The ‘anti-Zionist’ camp goes mainstream in Israeli elections

Both Netanyahu and Livni are leveraging their international influence for electoral gain: Netanyahu in Congress and Livni at the United Nations. And, will the real Zionist camp please stand up?

Israeli Prime Minister Netanyahu addresses a joint session of the U.S. Congress, May 24, 2011. (Photo by Avi Ohayun/GPO)
Israeli Prime Minister Netanyahu addresses a joint session of the U.S. Congress, May 24, 2011. (Photo by Avi Ohayun/GPO)

Elections are almost always referendums on the incumbent, and an incumbent always has an advantage against any challengers. One of those advantages is the ability to demonstrate leadership and to exploit platforms unavailable to his or her challengers, i.e. speaking before a joint session of Congress.

Such advantages tend not to be fair, or even legal in some cases. In Israel, for instance, there are laws that prevent public servants from using their official platforms to campaign. The most famous case was during Ariel Sharon’s 2003 campaign when the Central Elections Committee instructed Israeli media to cut away from a live speech by the prime minister because it was political, they said. Prime time television news literally cut away from Sharon mid-sentence.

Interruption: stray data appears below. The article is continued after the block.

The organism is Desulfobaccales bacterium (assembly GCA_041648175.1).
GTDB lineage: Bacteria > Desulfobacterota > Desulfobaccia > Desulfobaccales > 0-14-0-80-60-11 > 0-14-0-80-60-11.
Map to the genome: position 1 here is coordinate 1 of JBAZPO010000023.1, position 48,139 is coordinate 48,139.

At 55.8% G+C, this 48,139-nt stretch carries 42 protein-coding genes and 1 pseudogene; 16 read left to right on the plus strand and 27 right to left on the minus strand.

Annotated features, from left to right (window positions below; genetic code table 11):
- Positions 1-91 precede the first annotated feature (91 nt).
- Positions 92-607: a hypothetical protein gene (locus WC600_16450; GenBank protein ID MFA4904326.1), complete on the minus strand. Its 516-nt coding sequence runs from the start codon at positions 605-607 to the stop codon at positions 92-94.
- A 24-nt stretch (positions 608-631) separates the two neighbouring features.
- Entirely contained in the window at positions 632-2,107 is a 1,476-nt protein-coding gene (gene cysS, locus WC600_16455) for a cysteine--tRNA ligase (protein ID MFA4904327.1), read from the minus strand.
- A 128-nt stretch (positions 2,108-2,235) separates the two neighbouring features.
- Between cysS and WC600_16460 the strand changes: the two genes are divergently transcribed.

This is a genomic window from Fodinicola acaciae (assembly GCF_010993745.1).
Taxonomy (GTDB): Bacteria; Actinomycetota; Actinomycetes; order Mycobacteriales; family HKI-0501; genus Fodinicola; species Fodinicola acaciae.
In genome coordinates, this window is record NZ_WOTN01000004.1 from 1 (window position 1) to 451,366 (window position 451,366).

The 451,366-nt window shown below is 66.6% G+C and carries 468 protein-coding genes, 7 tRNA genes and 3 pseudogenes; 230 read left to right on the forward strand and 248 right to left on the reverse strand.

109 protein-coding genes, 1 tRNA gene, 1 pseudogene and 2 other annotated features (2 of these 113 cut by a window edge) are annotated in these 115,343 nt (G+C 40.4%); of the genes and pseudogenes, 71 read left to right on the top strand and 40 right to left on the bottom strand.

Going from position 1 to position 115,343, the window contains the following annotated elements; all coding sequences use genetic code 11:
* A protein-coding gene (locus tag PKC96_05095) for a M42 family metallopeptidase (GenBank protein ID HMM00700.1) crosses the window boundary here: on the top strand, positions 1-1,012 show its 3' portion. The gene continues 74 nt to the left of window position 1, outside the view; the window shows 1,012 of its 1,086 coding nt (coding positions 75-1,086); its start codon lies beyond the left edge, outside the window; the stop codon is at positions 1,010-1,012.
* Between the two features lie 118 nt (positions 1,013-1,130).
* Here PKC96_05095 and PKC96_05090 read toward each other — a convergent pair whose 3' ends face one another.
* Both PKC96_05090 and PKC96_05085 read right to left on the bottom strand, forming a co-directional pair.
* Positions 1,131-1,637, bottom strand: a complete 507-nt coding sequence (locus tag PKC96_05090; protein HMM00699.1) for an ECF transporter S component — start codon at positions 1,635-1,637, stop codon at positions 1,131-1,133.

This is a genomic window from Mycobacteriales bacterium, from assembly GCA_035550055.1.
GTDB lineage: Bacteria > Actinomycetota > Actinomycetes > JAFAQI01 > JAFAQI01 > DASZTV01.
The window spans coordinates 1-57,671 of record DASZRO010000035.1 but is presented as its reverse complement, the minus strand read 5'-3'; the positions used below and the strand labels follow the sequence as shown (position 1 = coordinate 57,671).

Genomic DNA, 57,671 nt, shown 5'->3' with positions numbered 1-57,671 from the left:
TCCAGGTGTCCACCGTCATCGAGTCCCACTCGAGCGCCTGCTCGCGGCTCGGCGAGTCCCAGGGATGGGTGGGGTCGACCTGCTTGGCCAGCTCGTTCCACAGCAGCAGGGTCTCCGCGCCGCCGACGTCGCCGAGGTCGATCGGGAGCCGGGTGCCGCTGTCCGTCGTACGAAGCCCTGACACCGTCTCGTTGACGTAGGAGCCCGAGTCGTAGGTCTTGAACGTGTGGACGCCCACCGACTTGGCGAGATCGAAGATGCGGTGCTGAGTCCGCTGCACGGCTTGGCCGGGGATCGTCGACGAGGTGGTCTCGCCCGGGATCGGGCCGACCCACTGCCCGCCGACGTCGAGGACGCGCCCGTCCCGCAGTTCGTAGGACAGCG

Seven years earlier, when then-opposition leader Benjamin Netanyahu was running against incumbent Prime Minister Shimon Peres, Netanyahu accused the latter, who was on a pre-election trip to the United States, of using the visit and his diplomatic ties for electoral gain.

“I can’t find an example of any previous Israeli government whose prime minister, on the eve of elections, made a cynical attempt to use relations between Israel and the United States as a party advertisement,” Netanyahu said at the time.

Fast-forward to 2015 and the tables are turned. This time, Netanyahu accepted an invitation to speak before a joint session of Congress just weeks before general elections in Israel. The criticism is two-fold. Firstly, that the Israeli prime minister is using the platform to augment the perception of his influence over the Republican party in Washington and to “move the Americans,” as he once described his ability to shape U.S. policy. Secondly, some are accusing Republican Speaker of the House Boehner of interfering in Israeli elections by giving him that stage — behind the back of the Obama administration, which claims it is staying out of internal Israeli politics.

But it turns out you don’t even need to be in office to flout international clout during election season, and White House support for an Israeli candidate doesn’t always come through official channels.